Last reply 2 months ago
Dementia due to MS?

After nearly 3 years of searching for answers to my wife’s rapid cognitive decline, multiple tests and MRIs and second opinions it is clear she has a the syndrome of Dementia.

Our local neurologist as well as the team at UCLA agree that the cause is MS. Images show significant brain atrophy. I am looking for answers on what to expect, but fear the worst.

Just two years ago she was having difficulty with directions while driving. Today, we are experiencing the following: puts clothes on inside out and backward, has trouble finding our bedroom or bathroom, asked our 13-year-old daughter if she has permission from her parents to be at our house, puts used toilet paper in her pockets or in cabinets. She cannot sign or spell her name anymore.

Just this week, she introduced me to “a nice lady she has been talking to” which was her reflection in the mirror. My reflection was also in the mirror, so I asked if she knew who it was. She knew it was me, so I pointed to her reflection and asked who the lady was. She said she didn’t know and then asked her reflection, “I,m sorry I forgot your name”, and then introduced me as her husband. She enjoys her conversations with the mirror and is very upbeat and positive.

Has anybody else experienced this?

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stumbler
2 months ago

@michael_washburn , I was so sorry to read your tale. I can’t start to imagine how hard it is to be losing your partner, whilst they are still physically there.

Anyway, I found the following snippet on the Alzheimer Society’s website :-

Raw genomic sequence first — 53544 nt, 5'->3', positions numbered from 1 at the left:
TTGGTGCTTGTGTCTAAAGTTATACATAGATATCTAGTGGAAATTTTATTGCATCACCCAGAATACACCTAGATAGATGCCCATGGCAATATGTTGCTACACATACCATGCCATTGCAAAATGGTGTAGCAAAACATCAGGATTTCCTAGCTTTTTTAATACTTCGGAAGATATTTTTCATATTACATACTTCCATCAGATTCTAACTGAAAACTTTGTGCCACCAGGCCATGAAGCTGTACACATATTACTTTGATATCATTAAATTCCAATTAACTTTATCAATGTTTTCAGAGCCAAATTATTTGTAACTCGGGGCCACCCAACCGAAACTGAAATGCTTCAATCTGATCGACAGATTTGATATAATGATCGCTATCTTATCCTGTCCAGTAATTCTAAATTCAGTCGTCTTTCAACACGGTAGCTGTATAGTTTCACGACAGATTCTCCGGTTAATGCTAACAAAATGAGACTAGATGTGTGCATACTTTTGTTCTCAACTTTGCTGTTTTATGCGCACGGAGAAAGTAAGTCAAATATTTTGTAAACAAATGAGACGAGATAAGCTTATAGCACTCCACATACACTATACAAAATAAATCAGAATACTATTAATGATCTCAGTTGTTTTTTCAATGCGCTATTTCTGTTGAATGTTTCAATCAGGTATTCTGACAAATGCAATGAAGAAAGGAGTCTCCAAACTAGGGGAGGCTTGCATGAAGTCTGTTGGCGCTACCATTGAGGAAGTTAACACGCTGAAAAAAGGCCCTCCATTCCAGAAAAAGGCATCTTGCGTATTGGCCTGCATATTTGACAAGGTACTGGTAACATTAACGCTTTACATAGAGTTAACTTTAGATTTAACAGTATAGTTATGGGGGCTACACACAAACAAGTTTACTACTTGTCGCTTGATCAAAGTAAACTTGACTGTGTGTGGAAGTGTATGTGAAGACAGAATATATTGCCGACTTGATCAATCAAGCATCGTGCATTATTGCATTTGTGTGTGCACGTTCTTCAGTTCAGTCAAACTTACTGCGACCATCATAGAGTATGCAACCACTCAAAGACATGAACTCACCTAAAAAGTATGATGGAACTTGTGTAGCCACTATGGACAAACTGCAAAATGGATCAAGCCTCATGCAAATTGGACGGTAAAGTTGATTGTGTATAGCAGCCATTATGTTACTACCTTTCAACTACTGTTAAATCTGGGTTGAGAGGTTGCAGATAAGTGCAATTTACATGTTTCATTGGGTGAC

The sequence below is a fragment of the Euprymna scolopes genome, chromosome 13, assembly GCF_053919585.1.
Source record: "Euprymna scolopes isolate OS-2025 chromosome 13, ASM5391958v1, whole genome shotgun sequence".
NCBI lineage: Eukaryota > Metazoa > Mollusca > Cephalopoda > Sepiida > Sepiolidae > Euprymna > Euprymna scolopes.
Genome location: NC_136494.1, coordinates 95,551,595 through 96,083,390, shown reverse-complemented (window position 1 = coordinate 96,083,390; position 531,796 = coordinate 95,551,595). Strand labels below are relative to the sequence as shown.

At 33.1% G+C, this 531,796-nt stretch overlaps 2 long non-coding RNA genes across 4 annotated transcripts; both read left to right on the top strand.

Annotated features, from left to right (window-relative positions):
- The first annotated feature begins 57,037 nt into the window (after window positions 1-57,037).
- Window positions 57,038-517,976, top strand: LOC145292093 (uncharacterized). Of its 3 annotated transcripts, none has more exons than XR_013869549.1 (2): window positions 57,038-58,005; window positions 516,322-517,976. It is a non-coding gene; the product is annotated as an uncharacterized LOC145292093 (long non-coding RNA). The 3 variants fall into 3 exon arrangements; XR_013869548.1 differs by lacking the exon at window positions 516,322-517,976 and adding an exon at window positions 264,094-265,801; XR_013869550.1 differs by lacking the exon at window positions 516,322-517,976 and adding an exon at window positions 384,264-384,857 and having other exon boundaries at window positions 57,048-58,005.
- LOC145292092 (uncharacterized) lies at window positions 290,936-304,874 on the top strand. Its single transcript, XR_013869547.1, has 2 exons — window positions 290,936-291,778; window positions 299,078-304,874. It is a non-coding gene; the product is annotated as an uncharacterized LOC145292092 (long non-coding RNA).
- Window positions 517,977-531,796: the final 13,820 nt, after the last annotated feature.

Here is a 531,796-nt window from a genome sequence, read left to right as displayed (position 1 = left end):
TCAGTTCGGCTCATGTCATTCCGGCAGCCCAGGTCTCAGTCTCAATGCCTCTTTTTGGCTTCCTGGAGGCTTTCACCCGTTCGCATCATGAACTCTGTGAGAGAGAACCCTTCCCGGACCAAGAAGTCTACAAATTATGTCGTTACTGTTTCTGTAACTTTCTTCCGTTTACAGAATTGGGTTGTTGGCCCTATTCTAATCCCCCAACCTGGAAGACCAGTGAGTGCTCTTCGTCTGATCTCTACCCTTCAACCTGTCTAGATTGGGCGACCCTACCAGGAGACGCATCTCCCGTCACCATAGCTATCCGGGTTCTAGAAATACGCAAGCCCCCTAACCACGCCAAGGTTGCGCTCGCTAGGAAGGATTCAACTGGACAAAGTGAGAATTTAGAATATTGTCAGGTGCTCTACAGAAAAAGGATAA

https://www.alzheimers.org.uk/about-dementia/types-dementia/multiple-sclerosis#:~:text=The%20term%20'dementia'%20is%20not,as%20'experiencing%20cognitive%20difficulties‘.

I’m sure the Alzheimer Society has had learned folk that came to the above conclusion. Personally, I wouldn’t see MS as the cause either. But, I am not learned.

The actual cause becomes academic when you’re losing your partner. You just want to know whether there’s any treatment to rectify the situation and bring your partner back.


itsmewithms
2 months ago

One phrase that Aaron Boster uses regularly in his You Tube videos about MS is that “Sometimes Mother Nature can be too generous” in that we can have additional diseases beyond “just” MS. That is that having MS doesn’t make us immune to other health issues. They can check her MRIs for black holes and atrophy that could be related to MS but consider, too, that she may have a compounding medical issue leading to this. My mom had Parkinson’s and while these symptoms don’t sound like that she gradually lost her interest in anything beyond her sight and then her reach and had a hard time understanding many concepts and conversation. It is hard to “lose someone” while they are physically right here with you. I’d encourage you to look at all possibilities but know that MS can cause significant cognitive decline as well. Hope you can find something that helps.


michael_washburn
2 months ago

Thank you – I agree the cause is irrelevant if it doesn’t lead to a treatment option.

Both our our neurologists are convinced that the atrophy caused by MS is the cause of her decline. Our local neurologist, after some pressing about other causes, put my wife on Aricept for about 3 weeks. Aricept is used to treat Alzheimer. He told us we would see no effect if the cause wasn’t Alzheimer – which was the case.

My mother has both Parkinson’s as well as Lewy Body Dementia, so I am familiar with both. My wife’s cognition and confusion is much worse than my mother’s.

Again, thank you both.


vixen
2 months ago

Hi @michael_washburn, I am sorry for your situation; it’s easy for the carer to get left out when people talk about dealing with things. And your daughter is so young; how is she coping? Maybe it is a commonly known/discussed fact, but the cognitive deficits of MS can be alarming. Anyways, your wife is lucky she has you; but don’t forget that you need to look after yourself too….. 🙂


michael_washburn
2 months ago

Thank you very much. I try to normalize my daughter’s life as much as possible. She is a strong girl – but she shouldn’t have to deal with having her mom fade away.

I did find an article indicating that MS can cause this, albeit it is rare.

https://jamanetwork.com/journals/jamaneurology/article-abstract/798003

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